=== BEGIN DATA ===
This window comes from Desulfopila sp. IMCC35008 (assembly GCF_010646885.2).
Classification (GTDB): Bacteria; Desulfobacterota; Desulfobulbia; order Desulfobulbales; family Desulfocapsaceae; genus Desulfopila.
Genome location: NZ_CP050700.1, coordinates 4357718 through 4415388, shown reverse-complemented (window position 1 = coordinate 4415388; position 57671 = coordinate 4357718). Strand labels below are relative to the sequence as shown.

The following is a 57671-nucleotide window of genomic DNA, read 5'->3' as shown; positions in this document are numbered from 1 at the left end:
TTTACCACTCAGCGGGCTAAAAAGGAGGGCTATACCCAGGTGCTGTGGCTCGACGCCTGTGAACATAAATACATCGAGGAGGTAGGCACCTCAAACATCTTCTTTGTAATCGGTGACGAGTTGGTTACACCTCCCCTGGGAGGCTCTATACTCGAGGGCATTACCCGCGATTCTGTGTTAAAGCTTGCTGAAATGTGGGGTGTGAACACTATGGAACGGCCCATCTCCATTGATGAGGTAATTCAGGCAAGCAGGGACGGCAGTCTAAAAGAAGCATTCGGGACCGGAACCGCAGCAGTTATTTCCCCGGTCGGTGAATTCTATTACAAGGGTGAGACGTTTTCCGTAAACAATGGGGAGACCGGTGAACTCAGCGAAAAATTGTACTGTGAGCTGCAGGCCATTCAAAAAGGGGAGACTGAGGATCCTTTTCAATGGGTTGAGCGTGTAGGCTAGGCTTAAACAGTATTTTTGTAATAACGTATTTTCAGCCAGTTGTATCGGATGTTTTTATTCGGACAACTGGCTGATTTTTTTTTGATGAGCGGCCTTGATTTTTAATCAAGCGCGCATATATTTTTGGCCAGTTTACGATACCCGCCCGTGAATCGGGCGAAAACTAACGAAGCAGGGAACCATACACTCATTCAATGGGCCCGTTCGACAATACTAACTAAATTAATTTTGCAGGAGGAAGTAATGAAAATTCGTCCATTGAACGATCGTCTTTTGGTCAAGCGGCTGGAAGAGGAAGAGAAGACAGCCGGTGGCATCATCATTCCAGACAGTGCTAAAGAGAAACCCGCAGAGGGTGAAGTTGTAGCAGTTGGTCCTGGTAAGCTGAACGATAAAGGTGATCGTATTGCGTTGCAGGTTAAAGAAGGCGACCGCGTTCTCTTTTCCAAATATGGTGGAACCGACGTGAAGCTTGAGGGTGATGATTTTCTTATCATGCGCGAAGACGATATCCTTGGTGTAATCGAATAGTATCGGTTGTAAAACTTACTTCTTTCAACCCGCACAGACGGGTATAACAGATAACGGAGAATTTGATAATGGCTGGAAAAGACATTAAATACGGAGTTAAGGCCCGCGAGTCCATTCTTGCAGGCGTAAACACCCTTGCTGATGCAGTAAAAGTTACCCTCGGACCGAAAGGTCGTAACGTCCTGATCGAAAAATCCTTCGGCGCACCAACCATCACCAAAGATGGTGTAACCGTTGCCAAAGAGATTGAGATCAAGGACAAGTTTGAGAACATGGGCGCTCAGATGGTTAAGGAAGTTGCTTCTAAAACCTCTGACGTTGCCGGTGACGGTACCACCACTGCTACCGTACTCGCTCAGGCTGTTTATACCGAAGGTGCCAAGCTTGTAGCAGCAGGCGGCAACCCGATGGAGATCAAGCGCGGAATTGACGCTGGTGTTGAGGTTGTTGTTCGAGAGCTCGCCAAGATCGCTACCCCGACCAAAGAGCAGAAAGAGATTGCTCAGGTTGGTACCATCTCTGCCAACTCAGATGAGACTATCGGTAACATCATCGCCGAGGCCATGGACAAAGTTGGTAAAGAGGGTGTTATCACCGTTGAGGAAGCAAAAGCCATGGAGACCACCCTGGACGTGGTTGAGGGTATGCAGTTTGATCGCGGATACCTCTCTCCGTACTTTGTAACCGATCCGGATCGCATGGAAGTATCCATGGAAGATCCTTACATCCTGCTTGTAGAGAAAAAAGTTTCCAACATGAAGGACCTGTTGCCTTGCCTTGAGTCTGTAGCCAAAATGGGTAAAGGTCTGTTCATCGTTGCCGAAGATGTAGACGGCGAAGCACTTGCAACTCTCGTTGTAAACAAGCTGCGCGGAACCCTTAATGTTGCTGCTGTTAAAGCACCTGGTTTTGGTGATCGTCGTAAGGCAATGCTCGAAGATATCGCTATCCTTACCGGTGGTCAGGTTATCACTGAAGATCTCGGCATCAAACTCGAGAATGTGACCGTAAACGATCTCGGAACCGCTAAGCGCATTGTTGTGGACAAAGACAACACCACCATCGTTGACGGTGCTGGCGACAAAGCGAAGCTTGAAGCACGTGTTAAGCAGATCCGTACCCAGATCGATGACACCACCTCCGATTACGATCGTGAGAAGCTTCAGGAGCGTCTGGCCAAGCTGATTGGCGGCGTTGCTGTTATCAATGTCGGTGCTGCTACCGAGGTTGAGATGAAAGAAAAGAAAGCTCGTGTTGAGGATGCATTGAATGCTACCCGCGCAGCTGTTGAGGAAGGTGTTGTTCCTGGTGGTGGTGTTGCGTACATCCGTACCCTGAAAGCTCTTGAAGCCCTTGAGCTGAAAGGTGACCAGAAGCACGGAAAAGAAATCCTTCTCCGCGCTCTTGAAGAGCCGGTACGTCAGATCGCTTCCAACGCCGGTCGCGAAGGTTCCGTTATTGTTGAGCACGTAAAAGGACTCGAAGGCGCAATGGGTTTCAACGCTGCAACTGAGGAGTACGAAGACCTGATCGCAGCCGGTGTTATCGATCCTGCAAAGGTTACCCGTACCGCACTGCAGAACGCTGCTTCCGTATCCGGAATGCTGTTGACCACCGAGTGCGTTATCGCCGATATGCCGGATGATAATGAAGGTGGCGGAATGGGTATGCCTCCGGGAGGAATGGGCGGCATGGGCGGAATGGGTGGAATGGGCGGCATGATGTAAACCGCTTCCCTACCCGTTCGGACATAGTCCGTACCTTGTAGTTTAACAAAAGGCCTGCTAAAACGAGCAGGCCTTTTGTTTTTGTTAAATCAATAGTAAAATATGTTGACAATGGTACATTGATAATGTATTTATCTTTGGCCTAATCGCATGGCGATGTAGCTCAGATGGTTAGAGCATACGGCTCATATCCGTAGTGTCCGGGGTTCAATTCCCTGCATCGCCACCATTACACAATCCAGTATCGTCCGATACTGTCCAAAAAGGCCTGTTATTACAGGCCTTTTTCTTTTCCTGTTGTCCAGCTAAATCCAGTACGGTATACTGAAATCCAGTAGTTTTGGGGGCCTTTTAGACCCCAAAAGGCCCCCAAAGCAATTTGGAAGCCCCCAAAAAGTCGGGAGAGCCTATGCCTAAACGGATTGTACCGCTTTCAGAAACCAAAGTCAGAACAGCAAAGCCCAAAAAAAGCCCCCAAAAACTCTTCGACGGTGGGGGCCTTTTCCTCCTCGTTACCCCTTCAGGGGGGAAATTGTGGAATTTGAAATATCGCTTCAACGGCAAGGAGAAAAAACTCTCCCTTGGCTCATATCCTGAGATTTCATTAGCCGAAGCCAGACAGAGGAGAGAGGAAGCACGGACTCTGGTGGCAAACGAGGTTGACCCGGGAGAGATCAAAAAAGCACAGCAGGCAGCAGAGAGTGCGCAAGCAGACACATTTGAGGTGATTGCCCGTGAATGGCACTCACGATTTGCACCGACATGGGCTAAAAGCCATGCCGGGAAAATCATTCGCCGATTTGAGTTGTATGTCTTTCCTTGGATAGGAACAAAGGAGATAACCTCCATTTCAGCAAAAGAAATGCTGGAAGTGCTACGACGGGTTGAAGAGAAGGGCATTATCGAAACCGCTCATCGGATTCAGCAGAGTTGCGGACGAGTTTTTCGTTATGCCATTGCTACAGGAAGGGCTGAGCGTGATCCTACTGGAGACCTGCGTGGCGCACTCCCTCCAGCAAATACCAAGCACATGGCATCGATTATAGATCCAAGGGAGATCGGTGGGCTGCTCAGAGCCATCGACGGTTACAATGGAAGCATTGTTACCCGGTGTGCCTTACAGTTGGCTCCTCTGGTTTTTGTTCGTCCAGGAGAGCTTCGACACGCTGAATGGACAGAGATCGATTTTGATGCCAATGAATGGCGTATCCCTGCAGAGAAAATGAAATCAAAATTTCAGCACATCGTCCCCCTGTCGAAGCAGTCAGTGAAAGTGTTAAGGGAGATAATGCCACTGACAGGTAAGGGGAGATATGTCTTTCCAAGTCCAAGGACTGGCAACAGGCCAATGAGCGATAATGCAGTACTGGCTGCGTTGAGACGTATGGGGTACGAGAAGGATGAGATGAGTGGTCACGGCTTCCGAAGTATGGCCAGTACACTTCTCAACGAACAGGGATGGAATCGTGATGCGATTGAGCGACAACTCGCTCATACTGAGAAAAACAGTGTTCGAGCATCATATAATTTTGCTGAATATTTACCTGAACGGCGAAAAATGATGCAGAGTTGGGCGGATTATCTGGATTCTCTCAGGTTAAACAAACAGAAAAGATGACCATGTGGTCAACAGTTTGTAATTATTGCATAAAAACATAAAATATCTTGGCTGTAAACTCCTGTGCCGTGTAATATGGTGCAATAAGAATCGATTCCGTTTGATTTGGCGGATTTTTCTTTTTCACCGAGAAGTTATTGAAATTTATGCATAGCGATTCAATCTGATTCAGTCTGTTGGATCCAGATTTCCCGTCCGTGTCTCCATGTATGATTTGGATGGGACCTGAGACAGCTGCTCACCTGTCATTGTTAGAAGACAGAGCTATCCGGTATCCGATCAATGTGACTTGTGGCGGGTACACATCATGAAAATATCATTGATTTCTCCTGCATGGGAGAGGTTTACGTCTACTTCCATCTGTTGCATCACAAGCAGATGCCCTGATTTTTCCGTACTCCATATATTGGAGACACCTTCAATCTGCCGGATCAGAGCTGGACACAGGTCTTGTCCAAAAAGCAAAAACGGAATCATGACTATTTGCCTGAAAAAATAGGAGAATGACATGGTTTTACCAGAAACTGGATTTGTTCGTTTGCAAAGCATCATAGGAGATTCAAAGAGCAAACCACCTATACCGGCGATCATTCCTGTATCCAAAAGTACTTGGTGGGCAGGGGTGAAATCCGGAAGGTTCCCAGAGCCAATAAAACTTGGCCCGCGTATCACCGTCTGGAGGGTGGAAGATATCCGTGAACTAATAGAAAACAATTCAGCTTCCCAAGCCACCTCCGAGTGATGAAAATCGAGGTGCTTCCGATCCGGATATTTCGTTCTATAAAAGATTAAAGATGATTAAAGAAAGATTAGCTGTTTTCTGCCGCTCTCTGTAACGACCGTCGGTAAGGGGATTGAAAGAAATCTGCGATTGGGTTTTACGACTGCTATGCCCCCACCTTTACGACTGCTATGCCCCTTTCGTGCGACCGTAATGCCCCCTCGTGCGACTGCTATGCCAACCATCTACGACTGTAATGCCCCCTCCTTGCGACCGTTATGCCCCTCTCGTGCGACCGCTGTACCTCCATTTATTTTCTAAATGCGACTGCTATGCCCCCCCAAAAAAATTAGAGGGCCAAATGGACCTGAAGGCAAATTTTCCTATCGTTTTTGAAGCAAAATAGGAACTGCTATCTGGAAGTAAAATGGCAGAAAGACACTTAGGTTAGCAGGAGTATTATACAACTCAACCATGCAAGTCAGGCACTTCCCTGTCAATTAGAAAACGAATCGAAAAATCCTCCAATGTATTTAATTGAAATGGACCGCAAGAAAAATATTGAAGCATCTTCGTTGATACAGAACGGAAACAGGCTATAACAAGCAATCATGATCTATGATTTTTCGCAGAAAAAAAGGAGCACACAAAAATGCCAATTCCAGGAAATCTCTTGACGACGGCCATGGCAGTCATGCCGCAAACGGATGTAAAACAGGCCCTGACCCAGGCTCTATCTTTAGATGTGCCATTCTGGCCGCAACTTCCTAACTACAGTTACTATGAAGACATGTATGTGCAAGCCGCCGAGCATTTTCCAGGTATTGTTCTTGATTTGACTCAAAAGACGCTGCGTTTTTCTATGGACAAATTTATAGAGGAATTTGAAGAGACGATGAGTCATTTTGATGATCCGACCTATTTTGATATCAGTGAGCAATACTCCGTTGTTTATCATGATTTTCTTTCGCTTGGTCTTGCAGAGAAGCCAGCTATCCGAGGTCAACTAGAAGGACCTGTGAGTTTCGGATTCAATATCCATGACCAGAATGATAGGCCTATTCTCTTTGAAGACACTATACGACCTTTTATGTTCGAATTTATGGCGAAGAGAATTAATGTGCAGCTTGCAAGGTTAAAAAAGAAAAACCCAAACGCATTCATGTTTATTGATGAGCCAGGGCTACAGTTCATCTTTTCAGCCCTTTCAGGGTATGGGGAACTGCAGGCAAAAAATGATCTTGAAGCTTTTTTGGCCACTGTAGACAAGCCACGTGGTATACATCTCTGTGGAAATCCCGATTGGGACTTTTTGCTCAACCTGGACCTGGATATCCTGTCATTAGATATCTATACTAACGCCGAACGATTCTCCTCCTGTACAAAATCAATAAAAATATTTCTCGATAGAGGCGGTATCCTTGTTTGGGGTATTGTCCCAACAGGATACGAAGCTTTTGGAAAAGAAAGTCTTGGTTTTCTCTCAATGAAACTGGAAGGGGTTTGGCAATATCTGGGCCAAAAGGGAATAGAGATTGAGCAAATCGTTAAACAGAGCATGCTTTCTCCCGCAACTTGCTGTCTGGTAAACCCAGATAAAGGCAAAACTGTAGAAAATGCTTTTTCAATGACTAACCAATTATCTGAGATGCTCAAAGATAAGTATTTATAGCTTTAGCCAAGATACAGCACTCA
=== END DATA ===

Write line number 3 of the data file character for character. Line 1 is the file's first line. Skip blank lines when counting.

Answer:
Genome location: NZ_CP050700.1, coordinates 4357718 through 4415388, shown reverse-complemented (window position 1 = coordinate 4415388; position 57671 = coordinate 4357718). Strand labels below are relative to the sequence as shown.